I recently had the pleasure of drinking beers (virtually sober!) and talking tech with the lead of IT infrastructure at a Fortune 100 insurance fund. He was telling me about his upcoming trial of Zerto on top of his existing purchase of Rubrik. Straight away I knew this was someone who I can hang out with. This person gets it!After discussing the benefits of using both solutions together I asked if he knew he could tweak the Recovery Time Objective (RTO) of Zerto to make it run faster. I must admit, it was a loaded question. Like many of you reading this, the response was “I didn’t know you could do that”. The good news is that you can, and it’s very easy to do. If I could take your RTO from hours to minutes would that be worth testing out? If so, read on.
Before I give you the instructions on how to change the RTO let me first give you a disclaimer and explain how it works. Zerto support might ask you to remove this tweak if you have issues to prove it’s not the cause, so use at your own risk.
By default, the RTO of Zerto replicating on-premises is as follows:
- 5 VMs powered on every
- 5 minutes per ESXi host with
- 10 VMs concurrently processed and
- 30 Volumes concurrently processed
Using this calculation, if I have 500 VMs replicating to 10 ESXi hosts, this equals 50 VMs per host. 50VMs booting in increments of 5 VMs every 5 minutes equals a 50-minute RTO, except that Zerto is only going to perform operations on 10 VMs and 30 volumes at a time. So, 50-minutes might not be attainable depending on how quickly the Zerto Virtual Manager (ZVM) and the vCenter can respond to the requests to create/edit/power on VMs and how many VMDKs each has. It’s so subjective to the performance and size of your environment that usually the only way to accurately know is to perform a failover test and find out for yourself.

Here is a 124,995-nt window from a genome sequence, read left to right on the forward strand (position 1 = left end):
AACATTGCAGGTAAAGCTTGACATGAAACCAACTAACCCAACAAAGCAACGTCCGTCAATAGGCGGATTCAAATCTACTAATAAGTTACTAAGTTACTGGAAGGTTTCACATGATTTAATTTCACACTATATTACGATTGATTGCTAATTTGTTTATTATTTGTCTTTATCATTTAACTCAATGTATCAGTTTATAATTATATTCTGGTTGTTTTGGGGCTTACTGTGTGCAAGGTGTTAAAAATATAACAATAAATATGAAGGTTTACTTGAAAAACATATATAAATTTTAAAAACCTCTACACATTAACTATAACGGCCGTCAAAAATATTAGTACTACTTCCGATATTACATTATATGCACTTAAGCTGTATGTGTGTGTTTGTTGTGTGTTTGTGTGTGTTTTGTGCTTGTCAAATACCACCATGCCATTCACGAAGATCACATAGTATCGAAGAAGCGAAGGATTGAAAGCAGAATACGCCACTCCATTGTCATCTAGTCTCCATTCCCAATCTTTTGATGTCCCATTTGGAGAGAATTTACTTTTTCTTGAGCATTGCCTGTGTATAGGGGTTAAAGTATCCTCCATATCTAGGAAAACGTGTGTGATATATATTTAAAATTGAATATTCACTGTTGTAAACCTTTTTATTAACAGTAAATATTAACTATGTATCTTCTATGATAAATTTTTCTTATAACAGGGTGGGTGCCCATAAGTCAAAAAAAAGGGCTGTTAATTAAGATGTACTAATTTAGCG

This could still be a good RTO for many customers and you might not have any good reason to change it. But, what if your All Flash Array or Hyperconverged environment can run faster? What if your ZVM and vCenter have enough CPU/RAM to cope with more simultaneous operations? What if you just want to do a better job on the RTO?In 2011 when Zerto first GA’d these defaults were about right, and some customers even had to dial it down with older hardware which is why it was originally configurable. However, in 2017 I’d argue that the default settings might be underutilizing the performance available to you.
If we take the same example and we pump up the concurrency to enable Zerto to process all the VMs required in each 5-minute interval. Then we set it to recover 10 VMs every 5 minutes. We would see the RTO drop to 25 minutes. Want to go faster? How about if we did 20 VMs every 5 minutes? That 50-minute RTO is now 12.5 minutes. Big difference!
So how do you change this setting? The answer is hidden in your “C:\Program Files\Zerto\” folder on each ZVM. Within the folder, there is a file called tweaks.txt. Simply add the below 4 lines to your tweaks.txt on both ZVMs, save it, restart the ZVM service and that’s it! I thoroughly recommend raising the values in small increments and running a failover test to benchmark the result with no impact:
t_zertoMaxVMsPerHostBootBatch=15 t_zertoPowerOnDelaySec=300 t_ZvmMaximalDegreeOfConcurrency=10 t_ZvmMaximalDegreeOfConcurrencyVolumes=30
Using the below tweaks I reduced my RTO between 2 x 4 node Nutanix clusters running vSphere 6 with 200 VMs from 50 minutes to 12 minutes:
t_zertoMaxVMsPerHostBootBatch=50 t_zertoPowerOnDelaySec=300 t_ZvmMaximalDegreeOfConcurrency=50 t_ZvmMaximalDegreeOfConcurrencyVolumes=100
Hopefully, the name of each setting is self-explanatory, but any questions let me know in the comments section. Thanks for reading and have fun tweaking!